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Watch out for ‘Meta-Phish’: New scam seeks to collect data on Facebook users

A new phishing campaign leverages Facebook posts to bypass email security checks.

Image: — © AFP Anatolii Stepanov
Image: — © AFP Anatolii Stepanov

Users of social media have been warned about a new phishing campaign. The cyber-scam uses  Facebook posts to trick users into handing over their account credentials and personally identifiable information.

Dubbed Meta-Phish, the scam works by attackers sending fake copyright infringement notices warning Facebook users that their accounts would be deleted within 48 hours unless they appeal the decision.

Users are then diverted to a fake appeal form, which collects key personal data about the user, which can put the unwitting recipient at far greater risk of issues like personal identification data theft. The appeal URL links to an actual Facebook post, allowing the threat actor to evade email security checks and deliver phishing messages to users’ inboxes.

Looking into this latest attempt to utilize technology to defraud others, for Digital Journal, s Tonia Dudley, CISO at Cofense.

Dudley explains why those engaging in such illicit activity have turned to Facebook: “With nearly 2.9 billion monthly active users, Facebook has unfortunately been an active target for scammers seeking to exploit accounts and make financial gains for a long time.”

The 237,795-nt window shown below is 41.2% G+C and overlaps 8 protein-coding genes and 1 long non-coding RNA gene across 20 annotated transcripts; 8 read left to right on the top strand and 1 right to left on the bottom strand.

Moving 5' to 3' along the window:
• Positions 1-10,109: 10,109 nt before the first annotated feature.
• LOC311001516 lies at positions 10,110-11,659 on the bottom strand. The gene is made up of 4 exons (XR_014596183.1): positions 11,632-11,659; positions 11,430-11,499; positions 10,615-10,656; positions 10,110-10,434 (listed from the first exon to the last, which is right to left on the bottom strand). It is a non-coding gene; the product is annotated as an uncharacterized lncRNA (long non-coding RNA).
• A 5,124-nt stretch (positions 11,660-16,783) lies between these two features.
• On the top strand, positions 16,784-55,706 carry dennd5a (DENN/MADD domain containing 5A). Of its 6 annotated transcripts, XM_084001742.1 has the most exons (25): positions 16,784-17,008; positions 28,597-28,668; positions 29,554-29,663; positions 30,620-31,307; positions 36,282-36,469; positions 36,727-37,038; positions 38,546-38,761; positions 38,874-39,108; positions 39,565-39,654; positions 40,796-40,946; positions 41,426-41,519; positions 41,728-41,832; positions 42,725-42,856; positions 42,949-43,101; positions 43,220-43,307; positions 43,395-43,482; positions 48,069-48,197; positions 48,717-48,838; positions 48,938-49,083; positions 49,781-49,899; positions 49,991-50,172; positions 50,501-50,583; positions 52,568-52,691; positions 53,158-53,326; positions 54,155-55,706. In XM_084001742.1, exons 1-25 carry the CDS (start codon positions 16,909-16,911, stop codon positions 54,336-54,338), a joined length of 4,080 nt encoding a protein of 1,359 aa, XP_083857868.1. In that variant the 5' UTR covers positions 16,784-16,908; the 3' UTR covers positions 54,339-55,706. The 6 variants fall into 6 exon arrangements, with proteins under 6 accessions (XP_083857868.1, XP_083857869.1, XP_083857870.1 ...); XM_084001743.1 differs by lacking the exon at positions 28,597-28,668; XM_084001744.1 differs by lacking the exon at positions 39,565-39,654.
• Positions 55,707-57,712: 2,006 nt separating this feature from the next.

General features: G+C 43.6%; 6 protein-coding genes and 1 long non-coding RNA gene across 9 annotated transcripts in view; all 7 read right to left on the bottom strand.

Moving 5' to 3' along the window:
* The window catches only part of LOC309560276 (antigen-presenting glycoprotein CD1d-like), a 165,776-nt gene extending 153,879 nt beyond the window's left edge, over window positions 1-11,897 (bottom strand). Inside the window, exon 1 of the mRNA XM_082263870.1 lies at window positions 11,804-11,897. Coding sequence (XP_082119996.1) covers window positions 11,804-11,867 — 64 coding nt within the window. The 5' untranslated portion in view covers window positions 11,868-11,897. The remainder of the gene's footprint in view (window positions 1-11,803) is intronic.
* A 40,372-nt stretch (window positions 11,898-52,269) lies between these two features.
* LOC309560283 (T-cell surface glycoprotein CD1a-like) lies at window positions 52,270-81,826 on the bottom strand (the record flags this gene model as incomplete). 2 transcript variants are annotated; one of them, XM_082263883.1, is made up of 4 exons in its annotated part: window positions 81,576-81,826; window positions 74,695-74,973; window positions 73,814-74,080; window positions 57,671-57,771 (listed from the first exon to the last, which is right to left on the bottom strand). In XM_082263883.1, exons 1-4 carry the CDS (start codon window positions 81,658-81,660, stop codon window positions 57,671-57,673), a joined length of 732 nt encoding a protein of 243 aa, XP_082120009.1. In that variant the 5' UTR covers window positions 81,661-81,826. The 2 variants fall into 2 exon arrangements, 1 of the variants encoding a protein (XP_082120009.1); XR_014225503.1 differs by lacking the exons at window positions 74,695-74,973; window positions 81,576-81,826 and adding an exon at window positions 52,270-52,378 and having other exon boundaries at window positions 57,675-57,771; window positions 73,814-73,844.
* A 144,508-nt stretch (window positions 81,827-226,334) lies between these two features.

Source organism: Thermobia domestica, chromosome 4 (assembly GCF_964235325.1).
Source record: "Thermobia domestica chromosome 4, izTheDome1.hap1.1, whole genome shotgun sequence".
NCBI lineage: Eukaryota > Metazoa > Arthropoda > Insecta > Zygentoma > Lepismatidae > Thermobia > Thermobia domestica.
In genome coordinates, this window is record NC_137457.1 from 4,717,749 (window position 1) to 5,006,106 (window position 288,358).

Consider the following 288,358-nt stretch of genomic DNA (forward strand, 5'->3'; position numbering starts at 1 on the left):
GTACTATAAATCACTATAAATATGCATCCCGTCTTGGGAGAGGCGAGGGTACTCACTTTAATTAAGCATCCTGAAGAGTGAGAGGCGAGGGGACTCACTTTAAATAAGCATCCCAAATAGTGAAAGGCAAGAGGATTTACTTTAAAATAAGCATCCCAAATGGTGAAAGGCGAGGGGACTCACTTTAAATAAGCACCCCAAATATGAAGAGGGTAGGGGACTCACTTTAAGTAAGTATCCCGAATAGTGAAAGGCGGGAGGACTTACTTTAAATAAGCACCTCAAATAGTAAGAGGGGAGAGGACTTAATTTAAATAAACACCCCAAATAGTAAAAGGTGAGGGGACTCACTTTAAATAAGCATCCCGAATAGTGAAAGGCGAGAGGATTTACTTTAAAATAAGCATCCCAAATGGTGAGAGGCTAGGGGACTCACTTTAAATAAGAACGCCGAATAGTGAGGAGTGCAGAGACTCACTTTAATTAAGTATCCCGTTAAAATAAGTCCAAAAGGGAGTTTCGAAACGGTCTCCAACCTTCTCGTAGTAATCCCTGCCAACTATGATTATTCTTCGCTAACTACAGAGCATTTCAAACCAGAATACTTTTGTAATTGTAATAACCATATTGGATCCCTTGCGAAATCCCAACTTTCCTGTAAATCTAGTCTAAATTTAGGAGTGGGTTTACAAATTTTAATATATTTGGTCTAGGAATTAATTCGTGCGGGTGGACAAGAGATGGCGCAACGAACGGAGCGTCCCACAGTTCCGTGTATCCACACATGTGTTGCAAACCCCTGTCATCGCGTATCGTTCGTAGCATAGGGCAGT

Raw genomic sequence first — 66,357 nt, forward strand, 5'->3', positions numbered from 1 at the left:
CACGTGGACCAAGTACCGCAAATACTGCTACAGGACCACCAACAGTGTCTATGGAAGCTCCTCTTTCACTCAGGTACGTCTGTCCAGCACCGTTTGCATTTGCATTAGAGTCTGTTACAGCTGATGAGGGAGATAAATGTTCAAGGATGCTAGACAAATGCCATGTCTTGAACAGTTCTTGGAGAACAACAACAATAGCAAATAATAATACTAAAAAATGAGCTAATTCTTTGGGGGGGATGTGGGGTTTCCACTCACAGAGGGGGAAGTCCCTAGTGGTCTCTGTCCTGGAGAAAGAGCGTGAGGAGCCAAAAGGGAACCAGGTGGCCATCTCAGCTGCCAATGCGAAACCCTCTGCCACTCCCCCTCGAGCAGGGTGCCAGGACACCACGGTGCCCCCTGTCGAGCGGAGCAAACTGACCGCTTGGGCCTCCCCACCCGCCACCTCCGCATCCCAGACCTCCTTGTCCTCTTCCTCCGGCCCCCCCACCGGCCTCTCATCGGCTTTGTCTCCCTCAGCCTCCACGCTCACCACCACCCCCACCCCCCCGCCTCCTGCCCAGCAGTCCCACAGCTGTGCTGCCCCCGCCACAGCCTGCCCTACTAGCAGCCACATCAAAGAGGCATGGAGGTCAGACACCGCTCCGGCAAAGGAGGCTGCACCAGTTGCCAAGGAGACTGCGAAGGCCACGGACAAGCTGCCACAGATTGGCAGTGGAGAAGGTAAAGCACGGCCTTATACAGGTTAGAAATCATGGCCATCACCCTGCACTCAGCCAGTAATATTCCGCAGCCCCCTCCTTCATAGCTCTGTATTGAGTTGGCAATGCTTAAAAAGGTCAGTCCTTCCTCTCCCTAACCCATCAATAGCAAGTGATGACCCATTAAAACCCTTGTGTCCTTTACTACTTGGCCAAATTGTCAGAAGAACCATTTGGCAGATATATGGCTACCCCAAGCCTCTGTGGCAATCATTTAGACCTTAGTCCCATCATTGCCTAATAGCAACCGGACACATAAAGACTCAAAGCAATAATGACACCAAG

In terms of the form of attack, Dudley elucidates: “This recent attack is very similar to a December 2020 phishing campaign that tricked users into giving scammers their account credentials for fear that their accounts would be disabled. In this case, scammers alerted users to a copyright infringement issue and linked them to an external “support” site named after Meta to reduce suspicion.”

Going into more detail, Dudley adds: “As is common in many of today’s phishing attacks, a critical component of this particular attack is its lure design. Threat actors play the fear factor in many phishing campaigns, which causes many users to overlook common indicators of a phishing attempt, including an improper tone or greeting, grammar or spelling errors and inconsistencies in email addresses, links and domain names.” 

Dudley sees the main responsibility in addressing these attacks as falling with Facebook rather than the user. Dudley states: “To prevent future phishing attacks, organizations like Facebook must take the necessary steps to protect inboxes, detect threats, and respond to an attack.”

Dudley also recommends that the social media giant adopts “actionable intelligence that gives visibility into the risk factors in your network and immediately and decisively responds to phishing threats will help keep malicious actors at bay and ensure the protection of sensitive data.” 

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Written By

Dr. Tim Sandle is Digital Journal's Editor-at-Large for science news. Tim specializes in science, technology, environmental, business, and health journalism. He is additionally a practising microbiologist; and an author. He is also interested in history, politics and current affairs.

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